Apr 01, 2003
I am more and more convinced that the chief weakness of many green and social justice movements is their predilection for blaming every ill upon "capitalistic corporate greed" rather than upon themselves.
This is a caricature and not even remotely based in fact. The entire recycling movement, for example, is based on individual responsibility. Additionally, campaigns to convince people to buy smaller cars, to use public transit, and similar initiatives, all focus on the need for - and responsibility for - individual action. Other campaigns stress the need to purchase ethical funds, to avoid purchasing sweatshop products, and more, much more.
The companion weakness, of course, is that they seek remedy for every ill from the government instead of relying upon their own resources and those of their communities and fellow citizens.
As above, this is a caricature and not based in fact.
Yes, there is a significant amount of attention paid to corporate and government activities, mostly because these two sectors make up something like three quarters of the economic activity, contribute to a large percentage of global pollutants, and have direct responsibility over many areas involving social justice such as welfare systems, health, education and more. This is a political and economic fact, not some stance taken on by members of these movements.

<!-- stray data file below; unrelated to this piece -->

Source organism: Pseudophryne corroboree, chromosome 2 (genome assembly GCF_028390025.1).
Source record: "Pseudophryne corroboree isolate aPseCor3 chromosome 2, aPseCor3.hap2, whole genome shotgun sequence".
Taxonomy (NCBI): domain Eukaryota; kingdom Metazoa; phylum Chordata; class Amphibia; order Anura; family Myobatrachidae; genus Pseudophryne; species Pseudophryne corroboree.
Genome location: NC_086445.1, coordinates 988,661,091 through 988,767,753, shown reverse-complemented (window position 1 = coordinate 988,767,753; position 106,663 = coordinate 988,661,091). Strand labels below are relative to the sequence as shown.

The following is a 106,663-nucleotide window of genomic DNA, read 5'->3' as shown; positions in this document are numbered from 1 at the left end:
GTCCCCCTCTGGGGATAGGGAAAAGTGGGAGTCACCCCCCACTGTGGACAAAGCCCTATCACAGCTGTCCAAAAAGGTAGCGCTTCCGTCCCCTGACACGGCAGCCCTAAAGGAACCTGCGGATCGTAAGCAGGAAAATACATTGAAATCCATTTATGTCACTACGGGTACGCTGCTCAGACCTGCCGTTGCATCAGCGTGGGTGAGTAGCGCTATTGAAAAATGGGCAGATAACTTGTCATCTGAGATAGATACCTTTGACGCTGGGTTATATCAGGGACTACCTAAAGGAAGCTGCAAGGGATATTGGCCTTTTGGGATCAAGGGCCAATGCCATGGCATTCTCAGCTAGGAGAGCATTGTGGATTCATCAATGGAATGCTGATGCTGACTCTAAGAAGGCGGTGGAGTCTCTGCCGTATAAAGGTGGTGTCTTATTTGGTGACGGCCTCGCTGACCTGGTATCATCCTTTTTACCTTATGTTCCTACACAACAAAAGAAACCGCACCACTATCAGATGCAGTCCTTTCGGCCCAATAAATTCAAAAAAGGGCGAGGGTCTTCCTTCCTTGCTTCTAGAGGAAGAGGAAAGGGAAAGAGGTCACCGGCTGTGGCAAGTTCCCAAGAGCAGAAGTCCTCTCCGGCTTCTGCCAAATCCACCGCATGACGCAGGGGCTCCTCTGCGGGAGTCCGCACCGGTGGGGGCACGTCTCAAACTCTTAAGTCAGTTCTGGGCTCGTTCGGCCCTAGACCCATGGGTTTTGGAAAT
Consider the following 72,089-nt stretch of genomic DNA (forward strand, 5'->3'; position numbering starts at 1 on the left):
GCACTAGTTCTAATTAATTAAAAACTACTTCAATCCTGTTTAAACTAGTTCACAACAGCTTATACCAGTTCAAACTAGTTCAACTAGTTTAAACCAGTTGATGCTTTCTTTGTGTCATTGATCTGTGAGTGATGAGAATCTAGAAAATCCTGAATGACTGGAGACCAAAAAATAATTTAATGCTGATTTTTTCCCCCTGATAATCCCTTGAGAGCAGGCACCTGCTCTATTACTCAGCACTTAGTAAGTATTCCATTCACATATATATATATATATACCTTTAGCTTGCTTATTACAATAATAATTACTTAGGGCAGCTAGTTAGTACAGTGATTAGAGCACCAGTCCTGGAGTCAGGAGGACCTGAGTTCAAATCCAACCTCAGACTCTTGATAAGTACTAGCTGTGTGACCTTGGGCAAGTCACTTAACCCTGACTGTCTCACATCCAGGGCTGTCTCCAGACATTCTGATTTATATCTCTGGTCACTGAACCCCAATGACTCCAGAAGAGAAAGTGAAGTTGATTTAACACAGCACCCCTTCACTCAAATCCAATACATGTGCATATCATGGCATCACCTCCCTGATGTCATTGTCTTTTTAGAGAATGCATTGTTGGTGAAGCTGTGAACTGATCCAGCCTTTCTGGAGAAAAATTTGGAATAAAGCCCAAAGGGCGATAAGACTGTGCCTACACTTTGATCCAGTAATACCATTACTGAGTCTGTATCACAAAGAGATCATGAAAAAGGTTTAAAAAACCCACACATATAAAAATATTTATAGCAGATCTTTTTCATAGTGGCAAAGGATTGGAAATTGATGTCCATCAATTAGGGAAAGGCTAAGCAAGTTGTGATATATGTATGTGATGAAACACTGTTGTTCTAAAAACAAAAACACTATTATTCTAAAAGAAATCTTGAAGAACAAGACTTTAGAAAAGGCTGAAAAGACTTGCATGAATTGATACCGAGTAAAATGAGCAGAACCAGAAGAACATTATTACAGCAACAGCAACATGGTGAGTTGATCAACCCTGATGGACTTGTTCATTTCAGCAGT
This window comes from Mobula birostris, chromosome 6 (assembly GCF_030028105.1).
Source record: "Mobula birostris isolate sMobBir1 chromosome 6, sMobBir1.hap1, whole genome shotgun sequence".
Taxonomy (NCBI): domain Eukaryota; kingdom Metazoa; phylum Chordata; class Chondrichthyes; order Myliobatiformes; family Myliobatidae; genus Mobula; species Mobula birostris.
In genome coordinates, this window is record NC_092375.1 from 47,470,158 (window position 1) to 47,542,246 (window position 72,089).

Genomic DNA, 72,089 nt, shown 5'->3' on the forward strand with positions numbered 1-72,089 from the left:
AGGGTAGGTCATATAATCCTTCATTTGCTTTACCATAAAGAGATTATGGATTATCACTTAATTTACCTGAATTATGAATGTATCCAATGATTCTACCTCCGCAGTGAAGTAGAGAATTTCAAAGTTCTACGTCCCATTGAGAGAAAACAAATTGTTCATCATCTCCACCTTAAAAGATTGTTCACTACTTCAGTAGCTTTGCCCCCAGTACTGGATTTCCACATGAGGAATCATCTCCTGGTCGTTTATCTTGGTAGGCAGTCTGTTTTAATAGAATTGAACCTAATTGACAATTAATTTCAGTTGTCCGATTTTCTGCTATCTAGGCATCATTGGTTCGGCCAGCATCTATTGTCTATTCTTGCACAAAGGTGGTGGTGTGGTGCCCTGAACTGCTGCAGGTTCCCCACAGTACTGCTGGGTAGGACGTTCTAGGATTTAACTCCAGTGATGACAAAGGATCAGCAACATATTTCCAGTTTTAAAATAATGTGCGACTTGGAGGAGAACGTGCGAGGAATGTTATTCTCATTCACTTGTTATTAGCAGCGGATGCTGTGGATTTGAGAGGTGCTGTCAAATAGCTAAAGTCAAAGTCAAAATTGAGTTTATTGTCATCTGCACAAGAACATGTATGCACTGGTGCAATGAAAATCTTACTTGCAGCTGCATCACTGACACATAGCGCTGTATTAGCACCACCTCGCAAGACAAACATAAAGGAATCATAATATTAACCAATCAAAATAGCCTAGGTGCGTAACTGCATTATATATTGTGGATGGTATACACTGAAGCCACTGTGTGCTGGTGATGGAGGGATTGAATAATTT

But that said, any city (and many rural areas) you care to name is the site of numerous individual and community initiatives, from parent-supported after-school daycare to playground reclamation to river valley clean-up projects. The number of NGOs dedicated to the environment and social justice numbers in the thousands. And the vast bulk of initiatives are undertaken despite numerous obstacles, and sometimes outright opposition, from governments and corporations.
When the first paragraph of an article is based on such an obvious and biased caricature, I shudder to think of what follows...